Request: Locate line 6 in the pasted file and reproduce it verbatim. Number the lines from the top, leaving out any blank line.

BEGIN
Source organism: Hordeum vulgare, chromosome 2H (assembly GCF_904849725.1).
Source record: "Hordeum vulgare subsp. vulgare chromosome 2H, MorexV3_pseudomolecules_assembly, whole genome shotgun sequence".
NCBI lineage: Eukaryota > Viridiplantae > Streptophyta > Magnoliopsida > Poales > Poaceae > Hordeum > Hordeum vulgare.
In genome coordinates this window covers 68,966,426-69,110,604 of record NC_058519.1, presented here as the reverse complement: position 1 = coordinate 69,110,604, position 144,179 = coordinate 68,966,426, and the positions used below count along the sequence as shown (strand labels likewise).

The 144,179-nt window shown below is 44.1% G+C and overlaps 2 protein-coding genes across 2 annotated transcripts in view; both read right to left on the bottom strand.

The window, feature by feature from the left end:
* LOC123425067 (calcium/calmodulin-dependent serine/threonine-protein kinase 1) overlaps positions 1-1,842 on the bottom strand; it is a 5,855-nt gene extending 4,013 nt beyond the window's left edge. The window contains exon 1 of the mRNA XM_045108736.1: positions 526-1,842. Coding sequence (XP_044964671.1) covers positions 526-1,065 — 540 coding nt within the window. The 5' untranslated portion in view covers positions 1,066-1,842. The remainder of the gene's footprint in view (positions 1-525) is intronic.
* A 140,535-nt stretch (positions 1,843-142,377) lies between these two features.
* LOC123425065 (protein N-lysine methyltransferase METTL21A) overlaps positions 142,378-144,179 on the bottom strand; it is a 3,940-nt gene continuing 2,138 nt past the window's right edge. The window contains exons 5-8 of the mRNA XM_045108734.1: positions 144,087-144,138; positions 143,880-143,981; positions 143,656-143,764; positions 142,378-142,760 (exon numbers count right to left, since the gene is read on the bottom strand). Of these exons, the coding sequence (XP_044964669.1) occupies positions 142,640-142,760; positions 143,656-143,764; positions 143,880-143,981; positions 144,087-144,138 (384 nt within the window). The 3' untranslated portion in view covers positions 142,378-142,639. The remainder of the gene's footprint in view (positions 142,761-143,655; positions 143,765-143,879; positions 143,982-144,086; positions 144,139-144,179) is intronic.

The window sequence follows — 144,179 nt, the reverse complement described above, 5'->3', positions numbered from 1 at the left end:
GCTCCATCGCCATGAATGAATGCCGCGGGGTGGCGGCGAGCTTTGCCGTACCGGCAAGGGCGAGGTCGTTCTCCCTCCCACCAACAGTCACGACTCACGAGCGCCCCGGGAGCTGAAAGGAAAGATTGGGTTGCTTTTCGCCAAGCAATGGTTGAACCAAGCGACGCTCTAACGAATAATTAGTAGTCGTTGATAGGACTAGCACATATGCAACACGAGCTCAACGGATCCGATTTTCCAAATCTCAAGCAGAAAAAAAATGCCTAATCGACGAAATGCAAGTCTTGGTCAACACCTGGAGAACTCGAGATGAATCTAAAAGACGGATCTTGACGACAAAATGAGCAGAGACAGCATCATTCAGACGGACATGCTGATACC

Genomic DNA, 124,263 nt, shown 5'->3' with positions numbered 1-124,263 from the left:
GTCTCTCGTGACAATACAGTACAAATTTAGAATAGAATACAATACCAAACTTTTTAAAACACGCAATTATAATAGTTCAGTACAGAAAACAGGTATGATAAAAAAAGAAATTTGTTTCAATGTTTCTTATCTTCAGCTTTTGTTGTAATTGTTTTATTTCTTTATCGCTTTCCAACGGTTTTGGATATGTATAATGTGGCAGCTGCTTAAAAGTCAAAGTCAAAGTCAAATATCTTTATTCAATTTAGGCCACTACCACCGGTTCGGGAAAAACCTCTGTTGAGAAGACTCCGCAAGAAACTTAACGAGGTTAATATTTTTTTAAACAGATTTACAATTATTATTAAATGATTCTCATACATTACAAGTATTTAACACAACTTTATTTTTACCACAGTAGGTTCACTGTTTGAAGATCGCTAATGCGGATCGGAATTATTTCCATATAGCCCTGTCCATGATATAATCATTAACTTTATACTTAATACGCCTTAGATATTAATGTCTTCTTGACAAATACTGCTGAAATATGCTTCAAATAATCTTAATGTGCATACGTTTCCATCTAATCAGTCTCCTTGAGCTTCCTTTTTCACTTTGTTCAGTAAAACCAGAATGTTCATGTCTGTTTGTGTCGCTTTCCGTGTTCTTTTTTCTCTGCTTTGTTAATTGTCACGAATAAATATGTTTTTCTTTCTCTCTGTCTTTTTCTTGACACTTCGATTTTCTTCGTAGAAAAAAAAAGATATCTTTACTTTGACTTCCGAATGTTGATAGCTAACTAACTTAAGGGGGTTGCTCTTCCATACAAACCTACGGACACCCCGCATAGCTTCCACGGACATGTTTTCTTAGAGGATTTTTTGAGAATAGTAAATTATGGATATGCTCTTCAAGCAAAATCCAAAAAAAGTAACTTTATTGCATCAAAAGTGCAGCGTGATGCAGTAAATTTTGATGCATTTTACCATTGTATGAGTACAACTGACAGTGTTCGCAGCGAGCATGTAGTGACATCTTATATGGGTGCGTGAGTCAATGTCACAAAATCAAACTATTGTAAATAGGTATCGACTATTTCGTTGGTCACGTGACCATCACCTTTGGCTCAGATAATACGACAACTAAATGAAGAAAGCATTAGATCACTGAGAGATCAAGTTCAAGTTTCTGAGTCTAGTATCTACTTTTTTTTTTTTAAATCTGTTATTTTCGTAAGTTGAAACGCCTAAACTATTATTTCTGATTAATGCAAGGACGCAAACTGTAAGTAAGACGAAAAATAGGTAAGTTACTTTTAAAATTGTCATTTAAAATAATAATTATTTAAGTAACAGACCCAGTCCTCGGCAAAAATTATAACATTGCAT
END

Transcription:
The window, feature by feature from the left end: